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Newfound film shows JFK before assassination

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November 21, 1996
Web posted at: 7:00 p.m. EST

WASHINGTON (CNN) -- Nearly 33 years after President John F. Kennedy's assassination in Dallas, a three-minute amateur film showing some of the final minutes of the president's life was made public Thursday.

Friday is the 33rd anniversary of Kennedy's assassination. The film of events during Kennedy's trip to Dallas on November 21 and 22, 1963, was made by his aide, Dave Powers. It does not show the fatal shooting.



Lost Film movie icon

Small screen version (22 sec. /728K QuickTime movie)
Large screen version (22 sec. /778K QuickTime movie)


Powers, who was riding in a U.S. Secret Service car directly behind the presidential limousine during the Dallas motorcade, ran out of film before the motorcade entered Dealey Plaza, where the deadly shots were fired.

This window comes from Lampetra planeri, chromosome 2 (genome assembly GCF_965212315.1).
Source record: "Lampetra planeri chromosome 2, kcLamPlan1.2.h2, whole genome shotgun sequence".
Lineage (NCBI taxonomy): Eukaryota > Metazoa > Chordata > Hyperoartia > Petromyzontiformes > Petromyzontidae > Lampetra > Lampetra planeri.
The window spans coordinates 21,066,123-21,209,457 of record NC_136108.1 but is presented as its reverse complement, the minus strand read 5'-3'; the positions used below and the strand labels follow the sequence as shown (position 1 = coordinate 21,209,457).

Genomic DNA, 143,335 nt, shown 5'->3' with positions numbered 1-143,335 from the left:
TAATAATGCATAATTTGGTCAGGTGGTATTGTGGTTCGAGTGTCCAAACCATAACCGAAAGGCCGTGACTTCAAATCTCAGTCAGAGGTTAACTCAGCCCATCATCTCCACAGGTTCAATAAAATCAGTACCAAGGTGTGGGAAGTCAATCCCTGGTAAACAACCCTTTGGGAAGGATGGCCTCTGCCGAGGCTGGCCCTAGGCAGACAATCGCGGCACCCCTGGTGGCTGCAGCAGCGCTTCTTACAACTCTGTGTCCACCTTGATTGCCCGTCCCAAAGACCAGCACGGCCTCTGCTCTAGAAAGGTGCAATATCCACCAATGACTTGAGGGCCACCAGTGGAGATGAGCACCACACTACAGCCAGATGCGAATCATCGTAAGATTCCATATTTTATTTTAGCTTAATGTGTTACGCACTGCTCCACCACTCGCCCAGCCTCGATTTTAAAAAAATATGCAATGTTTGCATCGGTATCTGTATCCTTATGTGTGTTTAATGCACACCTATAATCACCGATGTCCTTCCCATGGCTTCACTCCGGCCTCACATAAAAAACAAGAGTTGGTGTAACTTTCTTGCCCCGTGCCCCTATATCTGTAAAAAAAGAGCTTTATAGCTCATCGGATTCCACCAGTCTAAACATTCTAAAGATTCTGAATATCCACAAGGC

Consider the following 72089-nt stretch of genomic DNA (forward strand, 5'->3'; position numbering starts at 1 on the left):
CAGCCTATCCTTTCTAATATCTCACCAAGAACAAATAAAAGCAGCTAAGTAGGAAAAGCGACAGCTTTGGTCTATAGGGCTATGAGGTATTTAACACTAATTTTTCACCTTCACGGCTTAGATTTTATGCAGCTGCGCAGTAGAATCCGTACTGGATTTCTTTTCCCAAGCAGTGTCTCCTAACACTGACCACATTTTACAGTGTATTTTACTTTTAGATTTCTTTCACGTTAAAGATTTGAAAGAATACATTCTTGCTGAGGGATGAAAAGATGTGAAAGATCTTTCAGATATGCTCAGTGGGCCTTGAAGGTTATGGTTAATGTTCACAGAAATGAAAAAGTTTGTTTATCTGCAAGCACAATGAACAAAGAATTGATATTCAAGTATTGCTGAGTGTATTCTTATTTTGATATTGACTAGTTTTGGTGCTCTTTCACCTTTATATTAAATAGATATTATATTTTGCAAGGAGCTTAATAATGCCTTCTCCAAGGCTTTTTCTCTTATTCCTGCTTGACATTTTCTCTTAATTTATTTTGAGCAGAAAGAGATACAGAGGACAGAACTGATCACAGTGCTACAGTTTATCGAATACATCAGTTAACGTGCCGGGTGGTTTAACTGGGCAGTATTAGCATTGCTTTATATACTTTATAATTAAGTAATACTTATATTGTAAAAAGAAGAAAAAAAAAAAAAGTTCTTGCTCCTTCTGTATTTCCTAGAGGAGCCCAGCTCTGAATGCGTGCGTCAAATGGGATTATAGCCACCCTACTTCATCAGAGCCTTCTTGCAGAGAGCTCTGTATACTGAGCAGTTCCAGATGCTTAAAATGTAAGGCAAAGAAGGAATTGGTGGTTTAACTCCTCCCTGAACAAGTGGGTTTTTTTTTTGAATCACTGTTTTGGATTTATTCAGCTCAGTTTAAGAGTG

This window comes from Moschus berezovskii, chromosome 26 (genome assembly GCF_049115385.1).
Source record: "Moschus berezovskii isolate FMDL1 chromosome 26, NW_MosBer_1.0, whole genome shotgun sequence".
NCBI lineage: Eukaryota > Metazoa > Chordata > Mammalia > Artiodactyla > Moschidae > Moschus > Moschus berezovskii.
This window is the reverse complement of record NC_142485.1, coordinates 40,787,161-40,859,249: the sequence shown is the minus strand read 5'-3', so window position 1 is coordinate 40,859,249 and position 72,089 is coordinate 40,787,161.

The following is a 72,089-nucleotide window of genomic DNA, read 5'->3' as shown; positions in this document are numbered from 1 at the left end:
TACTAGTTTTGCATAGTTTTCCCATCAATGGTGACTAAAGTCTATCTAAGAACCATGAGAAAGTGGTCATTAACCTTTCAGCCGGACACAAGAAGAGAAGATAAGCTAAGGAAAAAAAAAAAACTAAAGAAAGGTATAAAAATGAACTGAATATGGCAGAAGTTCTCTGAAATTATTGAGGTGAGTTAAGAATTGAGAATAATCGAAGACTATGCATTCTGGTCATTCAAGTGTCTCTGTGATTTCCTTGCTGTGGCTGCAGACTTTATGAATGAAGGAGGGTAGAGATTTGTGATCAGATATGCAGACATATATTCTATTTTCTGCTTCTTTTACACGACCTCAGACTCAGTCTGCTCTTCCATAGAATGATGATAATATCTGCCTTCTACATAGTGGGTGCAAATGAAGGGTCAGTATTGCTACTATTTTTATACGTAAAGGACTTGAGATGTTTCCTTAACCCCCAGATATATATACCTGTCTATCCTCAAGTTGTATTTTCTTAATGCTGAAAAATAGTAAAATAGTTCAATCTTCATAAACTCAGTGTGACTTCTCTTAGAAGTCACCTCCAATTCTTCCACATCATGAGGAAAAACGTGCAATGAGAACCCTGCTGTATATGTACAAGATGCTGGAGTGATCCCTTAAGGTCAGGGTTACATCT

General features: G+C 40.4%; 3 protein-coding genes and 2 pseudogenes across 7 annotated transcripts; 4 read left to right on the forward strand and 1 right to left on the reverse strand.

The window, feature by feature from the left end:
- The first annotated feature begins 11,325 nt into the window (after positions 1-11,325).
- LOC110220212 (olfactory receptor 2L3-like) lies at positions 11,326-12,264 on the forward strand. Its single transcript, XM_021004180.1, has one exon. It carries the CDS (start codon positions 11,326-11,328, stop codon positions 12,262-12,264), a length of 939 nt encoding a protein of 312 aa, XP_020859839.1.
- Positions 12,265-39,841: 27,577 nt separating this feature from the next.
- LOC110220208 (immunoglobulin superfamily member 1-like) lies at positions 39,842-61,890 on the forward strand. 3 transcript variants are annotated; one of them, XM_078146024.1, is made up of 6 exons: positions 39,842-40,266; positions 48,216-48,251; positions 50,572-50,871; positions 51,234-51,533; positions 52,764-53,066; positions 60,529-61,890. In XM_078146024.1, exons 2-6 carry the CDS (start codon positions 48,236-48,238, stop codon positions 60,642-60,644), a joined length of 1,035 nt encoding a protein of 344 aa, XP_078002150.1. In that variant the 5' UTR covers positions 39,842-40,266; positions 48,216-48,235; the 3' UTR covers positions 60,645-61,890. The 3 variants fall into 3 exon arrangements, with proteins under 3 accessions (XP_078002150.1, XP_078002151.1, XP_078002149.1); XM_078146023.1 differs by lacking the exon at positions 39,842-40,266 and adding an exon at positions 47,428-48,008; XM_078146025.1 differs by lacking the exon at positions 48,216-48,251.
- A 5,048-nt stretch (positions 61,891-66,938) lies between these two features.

But the color film does show Kennedy at the beginning of the ill-fated motorcade. The film was released by the Assassination Records Review Board, which is mandated by federal law to identify, secure and make available all records related to Kennedy's assassination.

Powers, now 84, began working for Kennedy in 1946, when the Democrat was elected to Congress, and was a special assistant to the president when he accompanied Kennedy to Dallas.

"I started taking pictures when we left Love Field," Powers said in an interview with CNN on Wednesday. He took his last pictures at 12:17 p.m., the time identifiable on a clock behind first lady Jackie Kennedy, he said. Kennedy was shot about 15 minutes later, about 12:30 p.m.

Powers said he lost the film, but interest in it was renewed recently when the review board saw an article Powers had written in an old Life magazine.

The article included a "couple of clips" from the film. Board members wanted to know where the pictures came from.

That prompted a search of papers that Powers had left to the John F. Kennedy Library and Museum, where Powers served as curator for 30 years before retiring two years ago.

"It was in with all my papers and we could never find the damned thing," he said. The film eventually will become part of the JFK Collection at the National Archives.

 
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